I have a confession to make. I said that my second book, False Guilt, would be available this fall. It will be the first quarter of 2015 instead.
I really did think I would make the original deadline. One lesson I’ve learned is that, when talking about a future book’s release date, it’s better to say “soon”.
But there are other lessons, too. My book’s delay has some very good reasons, which I’ve decided to collect under the general question: when is a book ready to publish? These comments are geared toward indie authors.
When the Writer’s Gut Says So. I didn’t become settled with False Guilt as soon as I expected. Now I’m ready to stand tall beside the story and characters and see what feedback I get.
To me, this really is a gut decision, because dastardly voices speak in the writer’s head. One says, “Another rewrite won’t make any difference. Get the thing out there already.” Another says, “This book needs to be perfect. Plan on 2017.”
I think that the more a writer writes, chances are he becomes better at assessing when his book is ready for publication. His sense of plot, pace and character development grows keener. He understands better when more research is required. He learns tricks like allowing enough time to pass between drafts to bring a new perspective to his work.
Several Drafts After Beta Readers Have Read The Book. My last two blogs discussed how useful beta readers are. I’ve learned that, after beta reader comments come in, I need to do at least three drafts of a book before it goes to the editor.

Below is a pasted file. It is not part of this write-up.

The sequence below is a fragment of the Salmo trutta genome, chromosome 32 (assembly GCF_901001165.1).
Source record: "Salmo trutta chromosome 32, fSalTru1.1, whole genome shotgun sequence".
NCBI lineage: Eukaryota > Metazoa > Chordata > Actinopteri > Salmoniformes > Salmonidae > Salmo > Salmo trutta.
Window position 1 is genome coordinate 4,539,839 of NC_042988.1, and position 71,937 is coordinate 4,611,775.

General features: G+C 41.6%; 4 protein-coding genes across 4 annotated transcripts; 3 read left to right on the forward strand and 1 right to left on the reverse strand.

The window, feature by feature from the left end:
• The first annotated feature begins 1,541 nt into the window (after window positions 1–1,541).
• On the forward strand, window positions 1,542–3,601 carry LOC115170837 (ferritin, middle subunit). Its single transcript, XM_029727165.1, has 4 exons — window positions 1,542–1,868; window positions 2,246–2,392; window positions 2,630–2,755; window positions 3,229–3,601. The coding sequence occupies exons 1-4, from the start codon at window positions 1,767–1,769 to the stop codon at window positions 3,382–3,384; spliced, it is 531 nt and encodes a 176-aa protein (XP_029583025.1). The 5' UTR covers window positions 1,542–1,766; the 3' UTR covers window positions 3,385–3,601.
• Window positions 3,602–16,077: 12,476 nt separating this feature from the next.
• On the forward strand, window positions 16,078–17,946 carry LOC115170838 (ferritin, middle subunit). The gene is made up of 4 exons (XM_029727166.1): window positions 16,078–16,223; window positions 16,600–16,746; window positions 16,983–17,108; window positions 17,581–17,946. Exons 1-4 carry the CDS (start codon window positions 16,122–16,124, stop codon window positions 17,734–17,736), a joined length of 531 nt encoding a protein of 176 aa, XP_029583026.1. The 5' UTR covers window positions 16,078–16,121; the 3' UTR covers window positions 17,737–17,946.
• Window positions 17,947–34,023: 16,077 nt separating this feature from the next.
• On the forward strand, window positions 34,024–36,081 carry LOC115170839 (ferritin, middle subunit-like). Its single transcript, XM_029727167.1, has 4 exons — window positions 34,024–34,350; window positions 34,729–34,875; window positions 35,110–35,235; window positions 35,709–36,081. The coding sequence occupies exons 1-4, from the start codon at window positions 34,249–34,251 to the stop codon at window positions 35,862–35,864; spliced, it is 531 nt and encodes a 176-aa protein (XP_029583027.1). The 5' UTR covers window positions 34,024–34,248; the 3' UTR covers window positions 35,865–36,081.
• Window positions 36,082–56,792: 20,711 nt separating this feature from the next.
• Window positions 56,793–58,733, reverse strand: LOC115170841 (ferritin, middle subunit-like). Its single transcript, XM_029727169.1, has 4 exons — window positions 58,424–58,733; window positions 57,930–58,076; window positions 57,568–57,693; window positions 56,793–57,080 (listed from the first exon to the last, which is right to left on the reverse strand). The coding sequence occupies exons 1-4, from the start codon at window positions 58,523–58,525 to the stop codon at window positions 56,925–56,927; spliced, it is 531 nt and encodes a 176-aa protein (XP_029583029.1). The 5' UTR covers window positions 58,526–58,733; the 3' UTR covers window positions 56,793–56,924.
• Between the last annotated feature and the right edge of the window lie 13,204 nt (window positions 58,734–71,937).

When the Editor Says It’s Ready. A good editor will be clear with a writer if and when his book is ready for public eyes. Some of what delayed False Guilt was my editor questioning character development and interaction. An editor’s structural, stylistic and copy edit comments can take several drafts to sort out.
It’s possible a writer and editor will disagree on some points. So, really, the idea is that a book is ready to publish when the editor says so, setting aside carefully considered points of difference.
When the Writer Has a Marketing Plan. Discoverability is a huge challenge, so writers must actively promote their books. Better yet, a writer should have a marketing plan. Mine for False Guilt, including a Facebook and Twitter presence and upcoming pre-release reviews, is coming into shape.
When a Compelling Cover Design is Done. Book covers can make such a powerful statement, it’s better not to rush them. I like the direction the cover for False Guilt is heading in.
Not Too Soon After the Last Book. I won’t pretend to know when the optimal time is to release a second book. I’ll just say that I think The Case for Killing, published in April, still has legs.
When Readers Have Time. An indie author needs to think about the time of year when he’s releasing a book.
Initially, I thought releasing False Guilt in the heart of the holiday season was a good idea. I hoped it would be a digital stocking stuffer. But then I decided people will be too busy to give the book any attention. Now I’m hoping that False Guilt will help with the February blues.
Copyright ©2014 Peter Fritze
Where to buy The Case for Killing.